Within the Chinese Red Army, the concept of people's war was the basis of strategy against the Japanese, and against a hypothetical Soviet invasion of China. The concept of people's war became less important with the collapse of the Soviet Union and the increasing possibility of conflict with the United States over Taiwan. In the 1980s and 1990s the concept of people's war was changed to include more high-technology weaponry.

Historian David Priestland dates the beginning of the policy of people's war to the publication of a "General Outline for Military Work" in May 1928, by Chinese Central Committee. This document established official military strategies to the Chinese Red Army during the Chinese civil war.[2]

In February 2020, the Chinese Communist Party launched an aggressive campaign described by the Party general secretary Xi Jinping as a "people's war" to contain the spread of the coronavirus.[3]

Outside China[edit]

Outside China, the people's war doctrine has been successful in Cuba, Nepal, Vietnam, and Nicaragua, but generally unsuccessful elsewhere in which the government has the will and the means to break up the movement before it can establish base areas.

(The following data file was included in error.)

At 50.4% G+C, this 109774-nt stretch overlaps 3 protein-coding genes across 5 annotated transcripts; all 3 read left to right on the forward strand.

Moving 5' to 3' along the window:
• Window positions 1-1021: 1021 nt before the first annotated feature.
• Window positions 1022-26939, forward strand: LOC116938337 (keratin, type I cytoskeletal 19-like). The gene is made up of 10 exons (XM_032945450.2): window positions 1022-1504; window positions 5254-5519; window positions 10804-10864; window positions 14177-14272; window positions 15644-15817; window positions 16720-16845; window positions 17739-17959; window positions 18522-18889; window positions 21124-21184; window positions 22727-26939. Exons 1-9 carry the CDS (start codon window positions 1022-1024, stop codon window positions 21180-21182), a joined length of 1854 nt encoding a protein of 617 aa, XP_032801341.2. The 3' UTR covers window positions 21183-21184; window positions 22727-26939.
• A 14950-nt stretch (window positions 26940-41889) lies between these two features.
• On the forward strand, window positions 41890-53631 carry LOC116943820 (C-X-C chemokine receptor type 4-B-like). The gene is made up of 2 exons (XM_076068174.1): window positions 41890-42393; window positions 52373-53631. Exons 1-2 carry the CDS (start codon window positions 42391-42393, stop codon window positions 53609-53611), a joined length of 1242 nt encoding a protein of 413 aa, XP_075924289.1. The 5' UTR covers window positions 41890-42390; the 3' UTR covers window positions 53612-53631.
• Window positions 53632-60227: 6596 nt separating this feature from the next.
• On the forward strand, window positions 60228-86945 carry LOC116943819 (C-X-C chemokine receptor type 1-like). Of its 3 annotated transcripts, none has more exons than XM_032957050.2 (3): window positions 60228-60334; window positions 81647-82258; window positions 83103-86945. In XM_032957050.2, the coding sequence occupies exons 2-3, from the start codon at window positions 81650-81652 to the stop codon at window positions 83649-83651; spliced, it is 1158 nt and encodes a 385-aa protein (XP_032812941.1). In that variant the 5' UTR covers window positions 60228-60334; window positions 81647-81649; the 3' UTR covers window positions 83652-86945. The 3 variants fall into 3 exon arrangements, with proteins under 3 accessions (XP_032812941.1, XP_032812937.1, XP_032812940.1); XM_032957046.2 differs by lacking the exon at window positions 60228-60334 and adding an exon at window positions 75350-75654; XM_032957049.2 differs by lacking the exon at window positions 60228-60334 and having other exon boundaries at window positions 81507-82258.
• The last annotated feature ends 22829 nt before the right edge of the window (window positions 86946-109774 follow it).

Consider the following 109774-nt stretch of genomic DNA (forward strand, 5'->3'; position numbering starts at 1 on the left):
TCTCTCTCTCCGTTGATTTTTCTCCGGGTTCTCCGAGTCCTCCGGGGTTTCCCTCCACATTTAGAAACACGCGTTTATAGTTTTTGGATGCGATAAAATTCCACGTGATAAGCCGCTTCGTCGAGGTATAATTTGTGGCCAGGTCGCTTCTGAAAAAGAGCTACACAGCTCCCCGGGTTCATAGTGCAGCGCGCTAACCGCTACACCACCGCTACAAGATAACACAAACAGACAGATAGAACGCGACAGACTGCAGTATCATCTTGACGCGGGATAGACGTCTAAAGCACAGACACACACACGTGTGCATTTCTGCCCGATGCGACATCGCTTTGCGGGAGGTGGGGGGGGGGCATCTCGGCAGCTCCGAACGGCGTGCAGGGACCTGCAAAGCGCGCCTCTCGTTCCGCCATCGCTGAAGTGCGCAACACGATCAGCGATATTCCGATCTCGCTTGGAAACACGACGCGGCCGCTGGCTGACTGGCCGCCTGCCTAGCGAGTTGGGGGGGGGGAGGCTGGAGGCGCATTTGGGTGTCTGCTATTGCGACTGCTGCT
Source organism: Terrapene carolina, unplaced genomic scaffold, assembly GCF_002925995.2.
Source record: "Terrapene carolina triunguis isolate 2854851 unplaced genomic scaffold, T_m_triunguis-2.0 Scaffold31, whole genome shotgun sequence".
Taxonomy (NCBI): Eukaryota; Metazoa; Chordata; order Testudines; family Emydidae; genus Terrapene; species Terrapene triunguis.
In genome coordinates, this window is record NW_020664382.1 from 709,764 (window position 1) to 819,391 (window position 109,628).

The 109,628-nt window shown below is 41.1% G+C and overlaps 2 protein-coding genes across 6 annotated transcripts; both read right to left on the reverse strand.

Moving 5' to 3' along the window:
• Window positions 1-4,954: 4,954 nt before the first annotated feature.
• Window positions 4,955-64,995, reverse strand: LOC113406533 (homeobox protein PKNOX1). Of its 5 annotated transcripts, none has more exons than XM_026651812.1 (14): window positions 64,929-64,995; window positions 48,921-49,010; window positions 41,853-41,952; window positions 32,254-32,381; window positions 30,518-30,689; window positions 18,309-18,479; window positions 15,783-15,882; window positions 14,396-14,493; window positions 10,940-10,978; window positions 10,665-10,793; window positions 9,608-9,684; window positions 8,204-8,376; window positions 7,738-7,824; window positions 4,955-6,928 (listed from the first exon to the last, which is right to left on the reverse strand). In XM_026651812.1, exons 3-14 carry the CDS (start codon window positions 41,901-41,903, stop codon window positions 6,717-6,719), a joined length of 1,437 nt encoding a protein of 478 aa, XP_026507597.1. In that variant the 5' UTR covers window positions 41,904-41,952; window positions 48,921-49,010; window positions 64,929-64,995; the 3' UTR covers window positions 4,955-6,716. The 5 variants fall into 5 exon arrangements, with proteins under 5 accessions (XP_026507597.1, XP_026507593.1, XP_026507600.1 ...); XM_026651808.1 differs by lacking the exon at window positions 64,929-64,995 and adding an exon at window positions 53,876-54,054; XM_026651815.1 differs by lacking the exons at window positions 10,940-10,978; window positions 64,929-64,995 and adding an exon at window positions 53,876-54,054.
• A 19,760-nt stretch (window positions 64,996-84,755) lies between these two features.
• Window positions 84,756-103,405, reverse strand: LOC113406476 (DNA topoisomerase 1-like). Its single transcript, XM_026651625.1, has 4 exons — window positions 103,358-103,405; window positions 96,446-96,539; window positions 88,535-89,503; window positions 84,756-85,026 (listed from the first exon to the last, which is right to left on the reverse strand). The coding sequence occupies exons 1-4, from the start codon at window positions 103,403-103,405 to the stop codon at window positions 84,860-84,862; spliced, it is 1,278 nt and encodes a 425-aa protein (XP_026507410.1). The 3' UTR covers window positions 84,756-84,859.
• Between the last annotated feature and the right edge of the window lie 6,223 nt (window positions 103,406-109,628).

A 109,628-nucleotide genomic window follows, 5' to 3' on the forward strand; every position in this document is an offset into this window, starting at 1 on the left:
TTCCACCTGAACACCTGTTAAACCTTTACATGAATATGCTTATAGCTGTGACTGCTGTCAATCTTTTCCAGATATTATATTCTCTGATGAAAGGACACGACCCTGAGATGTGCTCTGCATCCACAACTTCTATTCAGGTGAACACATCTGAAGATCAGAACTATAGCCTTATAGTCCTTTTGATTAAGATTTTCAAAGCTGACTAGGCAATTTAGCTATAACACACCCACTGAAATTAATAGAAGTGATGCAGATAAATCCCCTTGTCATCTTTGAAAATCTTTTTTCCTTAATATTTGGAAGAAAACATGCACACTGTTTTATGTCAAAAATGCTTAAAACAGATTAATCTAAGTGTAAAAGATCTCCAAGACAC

Outside China, people's war has been basis of wars started in Peru on May 2, 1982, and in the Nepalese Civil War begun on February 9, 1999. A group of Peruvian Maoists known as the Shining Path at times controlled significant parts of the country during the internal conflict in Peru, but they were dealt a blow by the arrest of their leader Abimael Guzmán in 1992. While they claim to consider this event only a "bend in the road", most independent sources have claimed them to be in decline since that time.

By all accounts, at the height of the conflict in Peru, both the Shining Path and the Peruvian government used terror tactics against the civilian population, especially in the countryside. Government tactics included sponsorship of death squads; Shining Path tactics included violent attacks on trade unionists and others they saw as rivals for the leadership of those opposing the government. This has made it very difficult to get any objective measure of support among the peasantry for either the government or the Maoist insurgents, since such tactics on both sides are liable to intimidate people, but unlikely to win hearts and minds.